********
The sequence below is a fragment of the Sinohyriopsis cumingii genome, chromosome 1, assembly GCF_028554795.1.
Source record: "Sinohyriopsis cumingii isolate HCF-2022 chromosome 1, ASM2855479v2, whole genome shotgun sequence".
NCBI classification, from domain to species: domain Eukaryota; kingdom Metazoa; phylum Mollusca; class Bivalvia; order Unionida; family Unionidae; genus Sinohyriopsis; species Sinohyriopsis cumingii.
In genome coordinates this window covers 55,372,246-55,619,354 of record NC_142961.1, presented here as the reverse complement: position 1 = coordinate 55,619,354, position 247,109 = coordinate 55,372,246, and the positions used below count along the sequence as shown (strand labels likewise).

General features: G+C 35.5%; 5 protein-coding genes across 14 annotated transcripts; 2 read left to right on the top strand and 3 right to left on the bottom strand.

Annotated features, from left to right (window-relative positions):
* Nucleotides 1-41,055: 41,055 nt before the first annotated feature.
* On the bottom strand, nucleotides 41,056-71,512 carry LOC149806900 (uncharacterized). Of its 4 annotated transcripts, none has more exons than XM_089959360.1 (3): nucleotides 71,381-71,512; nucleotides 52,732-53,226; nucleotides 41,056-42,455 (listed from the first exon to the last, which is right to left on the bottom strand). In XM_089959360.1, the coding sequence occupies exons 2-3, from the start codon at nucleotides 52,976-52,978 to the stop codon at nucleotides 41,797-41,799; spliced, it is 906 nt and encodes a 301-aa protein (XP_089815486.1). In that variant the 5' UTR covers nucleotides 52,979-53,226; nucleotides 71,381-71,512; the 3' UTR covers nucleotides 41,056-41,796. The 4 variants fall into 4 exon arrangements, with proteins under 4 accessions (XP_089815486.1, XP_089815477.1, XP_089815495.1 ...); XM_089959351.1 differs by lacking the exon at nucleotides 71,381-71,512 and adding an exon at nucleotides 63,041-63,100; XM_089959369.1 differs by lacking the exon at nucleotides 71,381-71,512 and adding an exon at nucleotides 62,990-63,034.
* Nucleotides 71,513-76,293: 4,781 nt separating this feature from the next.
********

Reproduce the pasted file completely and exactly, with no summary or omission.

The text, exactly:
The sequence below is a fragment of the Sinohyriopsis cumingii genome, chromosome 1, assembly GCF_028554795.1.
Source record: "Sinohyriopsis cumingii isolate HCF-2022 chromosome 1, ASM2855479v2, whole genome shotgun sequence".
NCBI classification, from domain to species: domain Eukaryota; kingdom Metazoa; phylum Mollusca; class Bivalvia; order Unionida; family Unionidae; genus Sinohyriopsis; species Sinohyriopsis cumingii.
In genome coordinates this window covers 55,372,246-55,619,354 of record NC_142961.1, presented here as the reverse complement: position 1 = coordinate 55,619,354, position 247,109 = coordinate 55,372,246, and the positions used below count along the sequence as shown (strand labels likewise).

General features: G+C 35.5%; 5 protein-coding genes across 14 annotated transcripts; 2 read left to right on the top strand and 3 right to left on the bottom strand.

Annotated features, from left to right (window-relative positions):
* Nucleotides 1-41,055: 41,055 nt before the first annotated feature.
* On the bottom strand, nucleotides 41,056-71,512 carry LOC149806900 (uncharacterized). Of its 4 annotated transcripts, none has more exons than XM_089959360.1 (3): nucleotides 71,381-71,512; nucleotides 52,732-53,226; nucleotides 41,056-42,455 (listed from the first exon to the last, which is right to left on the bottom strand). In XM_089959360.1, the coding sequence occupies exons 2-3, from the start codon at nucleotides 52,976-52,978 to the stop codon at nucleotides 41,797-41,799; spliced, it is 906 nt and encodes a 301-aa protein (XP_089815486.1). In that variant the 5' UTR covers nucleotides 52,979-53,226; nucleotides 71,381-71,512; the 3' UTR covers nucleotides 41,056-41,796. The 4 variants fall into 4 exon arrangements, with proteins under 4 accessions (XP_089815486.1, XP_089815477.1, XP_089815495.1 ...); XM_089959351.1 differs by lacking the exon at nucleotides 71,381-71,512 and adding an exon at nucleotides 63,041-63,100; XM_089959369.1 differs by lacking the exon at nucleotides 71,381-71,512 and adding an exon at nucleotides 62,990-63,034.
* Nucleotides 71,513-76,293: 4,781 nt separating this feature from the next.